Pears are one of my favorite autumn/winter fruits, perhaps because the 60 year old William Pear tree that lives on in my childhood-garden memory didn’t start dropping its heavy golden fruit all over our lawn until mid-to-late September.
I vividly recall fighting off the wasps and grabbing basket-loads of juicy pears for Mum to whip up into a favorite dessert; poached pears swimming in a rich chocolate sauce.
Pears poached in wine are a lot more sophisticated than that long-ago treat and they make a very pretty alternative to those heavy pies and rich desserts usually served around Thanksgiving and Christmas. They have a perfumed, seasonal spiciness and considering how unusually delicious and impressive-looking they are, no-one will guess that it took only minutes to prepare them.
Once cooked, I recommend chilling them overnight in their poaching liquid. Turn them around occasionally so that they absorb the liquid evenly to become a lovely deep pink. I used an old vine Zinfandel; Zin’s have a dark berry quality that works perfectly here – and cooking with cheap rough plonk (wine), will always yield an inferior result.
The syrup reduction can be made up to a couple of hours before serving. The pears will keep in their poaching liquid and continue to improve in the fridge for up to 2 days, freeing you up to do all that last minute crazy kitchen stuff.
I like to serve them with a dollop of crème fraiche and a cinnamon stick but they’re seriously good without any dairy accompaniment. Bosc pears are ideal for this recipe as they hold their shape after cooking.
2 cups (475ml) of good red wine
2 cups (475ml) of water
1 cup plus 1/2 cup of fine white sugar (355ml measure), divided
15 juniper berries
3 sticks of cinnamon
1/2 teaspoon of sea salt
Six firm, ripe pears (pref Bosc), peeled, left whole and with the stems still attached
In a pan that’s large enough to hold the pears (but not so big that the liquid is shallow), combine everything except half a cup (118ml measure) of the sugar and the pears. Bring to a boil, whisking until the sugar dissolves, then reduce the heat and simmer gently for 5 mins.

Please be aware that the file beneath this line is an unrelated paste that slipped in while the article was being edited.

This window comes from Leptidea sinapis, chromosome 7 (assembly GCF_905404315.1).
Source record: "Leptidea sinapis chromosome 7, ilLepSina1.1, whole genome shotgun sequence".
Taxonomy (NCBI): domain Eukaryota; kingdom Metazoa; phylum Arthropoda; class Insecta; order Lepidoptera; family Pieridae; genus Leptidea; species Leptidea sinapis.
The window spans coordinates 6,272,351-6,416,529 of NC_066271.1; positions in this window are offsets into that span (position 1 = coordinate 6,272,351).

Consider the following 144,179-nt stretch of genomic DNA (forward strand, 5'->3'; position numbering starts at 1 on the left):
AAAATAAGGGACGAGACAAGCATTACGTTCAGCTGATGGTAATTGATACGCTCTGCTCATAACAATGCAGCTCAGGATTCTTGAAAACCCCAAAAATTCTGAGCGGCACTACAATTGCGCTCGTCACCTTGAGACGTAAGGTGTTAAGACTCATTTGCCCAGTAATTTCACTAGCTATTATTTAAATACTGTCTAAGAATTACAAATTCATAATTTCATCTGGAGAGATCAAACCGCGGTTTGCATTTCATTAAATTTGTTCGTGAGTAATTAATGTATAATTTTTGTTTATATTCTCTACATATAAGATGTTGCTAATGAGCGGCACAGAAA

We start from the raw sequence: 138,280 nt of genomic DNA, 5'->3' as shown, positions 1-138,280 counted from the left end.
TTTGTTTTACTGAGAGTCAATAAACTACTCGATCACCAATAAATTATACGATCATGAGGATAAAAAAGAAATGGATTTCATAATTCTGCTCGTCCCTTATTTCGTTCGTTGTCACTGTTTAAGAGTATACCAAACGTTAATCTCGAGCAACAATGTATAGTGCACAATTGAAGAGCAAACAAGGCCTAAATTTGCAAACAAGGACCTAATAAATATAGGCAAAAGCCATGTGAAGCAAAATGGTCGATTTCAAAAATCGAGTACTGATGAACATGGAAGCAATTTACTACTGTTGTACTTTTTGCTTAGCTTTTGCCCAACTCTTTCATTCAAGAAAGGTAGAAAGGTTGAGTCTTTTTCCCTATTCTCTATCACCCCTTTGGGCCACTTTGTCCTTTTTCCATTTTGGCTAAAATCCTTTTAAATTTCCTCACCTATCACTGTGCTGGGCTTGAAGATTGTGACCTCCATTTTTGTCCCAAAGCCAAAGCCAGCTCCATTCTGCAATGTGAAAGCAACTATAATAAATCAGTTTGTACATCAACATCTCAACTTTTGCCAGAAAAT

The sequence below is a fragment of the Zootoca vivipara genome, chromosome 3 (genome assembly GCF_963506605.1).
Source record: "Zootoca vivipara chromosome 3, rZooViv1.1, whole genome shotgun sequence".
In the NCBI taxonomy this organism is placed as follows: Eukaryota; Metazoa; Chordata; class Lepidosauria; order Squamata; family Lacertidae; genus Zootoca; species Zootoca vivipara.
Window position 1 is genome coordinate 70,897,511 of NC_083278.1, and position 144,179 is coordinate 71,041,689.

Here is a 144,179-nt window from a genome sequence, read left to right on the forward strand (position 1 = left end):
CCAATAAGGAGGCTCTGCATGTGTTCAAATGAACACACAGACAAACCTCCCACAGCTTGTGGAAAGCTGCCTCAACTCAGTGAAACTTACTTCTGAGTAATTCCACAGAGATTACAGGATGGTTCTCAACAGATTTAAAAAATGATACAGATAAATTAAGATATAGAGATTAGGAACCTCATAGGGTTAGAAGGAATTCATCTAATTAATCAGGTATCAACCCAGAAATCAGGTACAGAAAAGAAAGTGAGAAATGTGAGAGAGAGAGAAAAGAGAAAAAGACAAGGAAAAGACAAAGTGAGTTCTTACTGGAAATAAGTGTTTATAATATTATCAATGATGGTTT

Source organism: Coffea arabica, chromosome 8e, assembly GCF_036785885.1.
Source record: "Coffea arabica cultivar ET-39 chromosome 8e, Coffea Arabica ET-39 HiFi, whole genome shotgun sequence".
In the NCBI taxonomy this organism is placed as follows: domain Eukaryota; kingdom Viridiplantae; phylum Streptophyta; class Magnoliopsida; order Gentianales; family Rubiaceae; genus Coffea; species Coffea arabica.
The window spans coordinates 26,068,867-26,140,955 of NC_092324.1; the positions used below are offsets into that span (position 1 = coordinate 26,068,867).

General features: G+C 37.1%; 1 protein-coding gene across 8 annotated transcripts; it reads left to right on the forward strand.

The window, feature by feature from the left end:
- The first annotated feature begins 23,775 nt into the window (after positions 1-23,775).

Trim just enough from the bases of the peeled pears so that they’ll stand upright when you serve them. Place the pears in the poaching liquid and cook gently for 10 minutes or until just tender, turning carefully a few times to make sure they cook throughout.
Turn off the heat and allow them to cool in the poaching liquid. Cover and chill overnight (or up to 2 days) turning them over occasionally to ensure that they color evenly. The longer you keep them in the fridge, the deeper they’ll color.
A few hours before you’re ready to serve, remove the pears from the poaching liquid – pour 1 cup (237ml) of the liquid (discard the rest) into a small wide pan, along with the remaining half cup (128ml measure) of sugar and a pinch of salt. Boil for 8-10 minutes, until the liquid has reduced and become syrupy. Take off the heat and cool.
To serve; pour a small pool of syrup into the bottom of six serving bowls and place a pear on top. Carefully drizzle the remaining syrup on top of each pear and serve with a cinnamon stick and perhaps a spoonful of creme fraiche or whipped cream.
You’ll need a dessert fork as well as a spoon.